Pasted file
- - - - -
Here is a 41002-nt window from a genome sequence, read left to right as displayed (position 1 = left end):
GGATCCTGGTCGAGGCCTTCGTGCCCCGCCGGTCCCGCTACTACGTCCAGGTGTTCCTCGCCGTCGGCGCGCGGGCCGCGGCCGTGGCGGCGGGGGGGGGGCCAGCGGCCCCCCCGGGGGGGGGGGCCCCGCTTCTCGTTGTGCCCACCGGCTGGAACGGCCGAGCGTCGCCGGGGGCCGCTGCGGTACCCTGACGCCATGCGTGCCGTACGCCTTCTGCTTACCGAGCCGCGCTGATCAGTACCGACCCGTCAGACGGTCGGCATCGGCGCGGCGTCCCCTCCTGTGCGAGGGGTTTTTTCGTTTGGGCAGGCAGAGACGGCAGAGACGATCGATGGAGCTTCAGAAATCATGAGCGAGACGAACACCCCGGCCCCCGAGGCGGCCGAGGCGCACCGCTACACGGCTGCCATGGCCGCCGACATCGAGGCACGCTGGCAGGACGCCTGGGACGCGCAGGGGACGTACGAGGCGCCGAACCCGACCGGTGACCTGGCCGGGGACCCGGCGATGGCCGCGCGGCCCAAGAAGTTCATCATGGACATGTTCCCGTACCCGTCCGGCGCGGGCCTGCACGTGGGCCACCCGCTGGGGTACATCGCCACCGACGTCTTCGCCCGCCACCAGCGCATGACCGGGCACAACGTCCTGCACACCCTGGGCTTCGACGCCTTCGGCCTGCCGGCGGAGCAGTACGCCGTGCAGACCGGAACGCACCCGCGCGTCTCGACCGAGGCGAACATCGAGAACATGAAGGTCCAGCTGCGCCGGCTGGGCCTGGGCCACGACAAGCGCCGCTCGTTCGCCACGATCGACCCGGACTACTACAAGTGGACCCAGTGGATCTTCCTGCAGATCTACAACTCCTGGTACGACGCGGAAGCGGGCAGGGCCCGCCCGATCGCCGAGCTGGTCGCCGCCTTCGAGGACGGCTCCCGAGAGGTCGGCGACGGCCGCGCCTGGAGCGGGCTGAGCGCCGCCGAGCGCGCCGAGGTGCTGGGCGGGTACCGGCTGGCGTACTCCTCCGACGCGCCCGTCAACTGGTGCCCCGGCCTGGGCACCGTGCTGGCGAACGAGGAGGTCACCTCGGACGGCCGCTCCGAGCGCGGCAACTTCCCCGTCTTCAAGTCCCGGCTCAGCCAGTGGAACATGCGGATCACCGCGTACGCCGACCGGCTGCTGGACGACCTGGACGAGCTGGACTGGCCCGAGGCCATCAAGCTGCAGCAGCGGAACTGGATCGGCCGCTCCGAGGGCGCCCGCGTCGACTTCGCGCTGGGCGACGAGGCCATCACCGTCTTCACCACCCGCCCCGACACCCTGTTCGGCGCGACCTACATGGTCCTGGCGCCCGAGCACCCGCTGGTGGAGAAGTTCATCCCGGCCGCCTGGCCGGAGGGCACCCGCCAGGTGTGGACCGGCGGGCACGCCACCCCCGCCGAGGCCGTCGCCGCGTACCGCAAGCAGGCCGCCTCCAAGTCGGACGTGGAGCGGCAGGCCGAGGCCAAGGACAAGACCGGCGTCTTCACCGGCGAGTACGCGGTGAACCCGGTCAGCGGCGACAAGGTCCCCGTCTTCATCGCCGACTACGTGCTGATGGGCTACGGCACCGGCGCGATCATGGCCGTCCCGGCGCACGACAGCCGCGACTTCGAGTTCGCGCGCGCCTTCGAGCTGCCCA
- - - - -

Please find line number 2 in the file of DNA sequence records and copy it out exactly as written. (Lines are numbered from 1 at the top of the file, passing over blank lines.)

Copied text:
GGATCCTGGTCGAGGCCTTCGTGCCCCGCCGGTCCCGCTACTACGTCCAGGTGTTCCTCGCCGTCGGCGCGCGGGCCGCGGCCGTGGCGGCGGGGGGGGGGCCAGCGGCCCCCCCGGGGGGGGGGGCCCCGCTTCTCGTTGTGCCCACCGGCTGGAACGGCCGAGCGTCGCCGGGGGCCGCTGCGGTACCCTGACGCCATGCGTGCCGTACGCCTTCTGCTTACCGAGCCGCGCTGATCAGTACCGACCCGTCAGACGGTCGGCATCGGCGCGGCGTCCCCTCCTGTGCGAGGGGTTTTTTCGTTTGGGCAGGCAGAGACGGCAGAGACGATCGATGGAGCTTCAGAAATCATGAGCGAGACGAACACCCCGGCCCCCGAGGCGGCCGAGGCGCACCGCTACACGGCTGCCATGGCCGCCGACATCGAGGCACGCTGGCAGGACGCCTGGGACGCGCAGGGGACGTACGAGGCGCCGAACCCGACCGGTGACCTGGCCGGGGACCCGGCGATGGCCGCGCGGCCCAAGAAGTTCATCATGGACATGTTCCCGTACCCGTCCGGCGCGGGCCTGCACGTGGGCCACCCGCTGGGGTACATCGCCACCGACGTCTTCGCCCGCCACCAGCGCATGACCGGGCACAACGTCCTGCACACCCTGGGCTTCGACGCCTTCGGCCTGCCGGCGGAGCAGTACGCCGTGCAGACCGGAACGCACCCGCGCGTCTCGACCGAGGCGAACATCGAGAACATGAAGGTCCAGCTGCGCCGGCTGGGCCTGGGCCACGACAAGCGCCGCTCGTTCGCCACGATCGACCCGGACTACTACAAGTGGACCCAGTGGATCTTCCTGCAGATCTACAACTCCTGGTACGACGCGGAAGCGGGCAGGGCCCGCCCGATCGCCGAGCTGGTCGCCGCCTTCGAGGACGGCTCCCGAGAGGTCGGCGACGGCCGCGCCTGGAGCGGGCTGAGCGCCGCCGAGCGCGCCGAGGTGCTGGGCGGGTACCGGCTGGCGTACTCCTCCGACGCGCCCGTCAACTGGTGCCCCGGCCTGGGCACCGTGCTGGCGAACGAGGAGGTCACCTCGGACGGCCGCTCCGAGCGCGGCAACTTCCCCGTCTTCAAGTCCCGGCTCAGCCAGTGGAACATGCGGATCACCGCGTACGCCGACCGGCTGCTGGACGACCTGGACGAGCTGGACTGGCCCGAGGCCATCAAGCTGCAGCAGCGGAACTGGATCGGCCGCTCCGAGGGCGCCCGCGTCGACTTCGCGCTGGGCGACGAGGCCATCACCGTCTTCACCACCCGCCCCGACACCCTGTTCGGCGCGACCTACATGGTCCTGGCGCCCGAGCACCCGCTGGTGGAGAAGTTCATCCCGGCCGCCTGGCCGGAGGGCACCCGCCAGGTGTGGACCGGCGGGCACGCCACCCCCGCCGAGGCCGTCGCCGCGTACCGCAAGCAGGCCGCCTCCAAGTCGGACGTGGAGCGGCAGGCCGAGGCCAAGGACAAGACCGGCGTCTTCACCGGCGAGTACGCGGTGAACCCGGTCAGCGGCGACAAGGTCCCCGTCTTCATCGCCGACTACGTGCTGATGGGCTACGGCACCGGCGCGATCATGGCCGTCCCGGCGCACGACAGCCGCGACTTCGAGTTCGCGCGCGCCTTCGAGCTGCCCA